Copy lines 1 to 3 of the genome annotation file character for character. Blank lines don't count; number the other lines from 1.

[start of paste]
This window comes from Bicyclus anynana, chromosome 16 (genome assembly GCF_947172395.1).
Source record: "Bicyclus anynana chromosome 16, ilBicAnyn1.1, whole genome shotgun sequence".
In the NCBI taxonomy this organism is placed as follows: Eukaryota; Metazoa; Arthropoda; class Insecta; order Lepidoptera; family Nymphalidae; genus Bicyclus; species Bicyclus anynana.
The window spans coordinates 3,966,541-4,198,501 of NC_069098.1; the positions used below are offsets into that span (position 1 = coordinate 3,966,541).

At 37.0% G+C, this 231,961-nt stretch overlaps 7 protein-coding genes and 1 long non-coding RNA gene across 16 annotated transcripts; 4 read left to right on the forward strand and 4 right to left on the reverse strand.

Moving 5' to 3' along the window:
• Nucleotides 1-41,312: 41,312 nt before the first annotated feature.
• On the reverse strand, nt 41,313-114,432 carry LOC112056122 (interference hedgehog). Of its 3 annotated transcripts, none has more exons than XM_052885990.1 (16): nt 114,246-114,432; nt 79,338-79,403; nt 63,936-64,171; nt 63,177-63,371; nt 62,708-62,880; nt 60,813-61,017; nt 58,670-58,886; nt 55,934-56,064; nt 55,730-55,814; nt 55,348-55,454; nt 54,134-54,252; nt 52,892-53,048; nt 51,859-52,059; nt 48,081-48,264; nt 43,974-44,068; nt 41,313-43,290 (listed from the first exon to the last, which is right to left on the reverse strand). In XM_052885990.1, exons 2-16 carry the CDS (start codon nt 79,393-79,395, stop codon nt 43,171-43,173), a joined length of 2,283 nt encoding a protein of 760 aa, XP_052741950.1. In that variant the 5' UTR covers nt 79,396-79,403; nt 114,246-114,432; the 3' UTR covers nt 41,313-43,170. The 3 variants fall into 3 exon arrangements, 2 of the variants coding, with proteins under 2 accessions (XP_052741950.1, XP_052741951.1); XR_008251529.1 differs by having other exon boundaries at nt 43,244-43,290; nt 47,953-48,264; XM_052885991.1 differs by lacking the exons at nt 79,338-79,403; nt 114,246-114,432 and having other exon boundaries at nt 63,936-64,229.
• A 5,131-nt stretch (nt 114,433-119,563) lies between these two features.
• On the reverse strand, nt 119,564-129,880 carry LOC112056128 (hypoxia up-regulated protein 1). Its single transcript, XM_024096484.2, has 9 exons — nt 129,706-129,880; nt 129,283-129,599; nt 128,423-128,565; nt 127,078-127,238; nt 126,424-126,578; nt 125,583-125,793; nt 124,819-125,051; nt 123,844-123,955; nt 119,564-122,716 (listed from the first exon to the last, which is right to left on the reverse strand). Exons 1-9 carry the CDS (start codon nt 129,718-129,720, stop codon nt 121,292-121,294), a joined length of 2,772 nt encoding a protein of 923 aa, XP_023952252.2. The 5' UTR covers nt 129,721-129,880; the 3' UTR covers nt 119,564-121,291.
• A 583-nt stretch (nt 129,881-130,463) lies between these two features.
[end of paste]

This window comes from Bicyclus anynana, chromosome 16 (genome assembly GCF_947172395.1).
Source record: "Bicyclus anynana chromosome 16, ilBicAnyn1.1, whole genome shotgun sequence".
In the NCBI taxonomy this organism is placed as follows: Eukaryota; Metazoa; Arthropoda; class Insecta; order Lepidoptera; family Nymphalidae; genus Bicyclus; species Bicyclus anynana.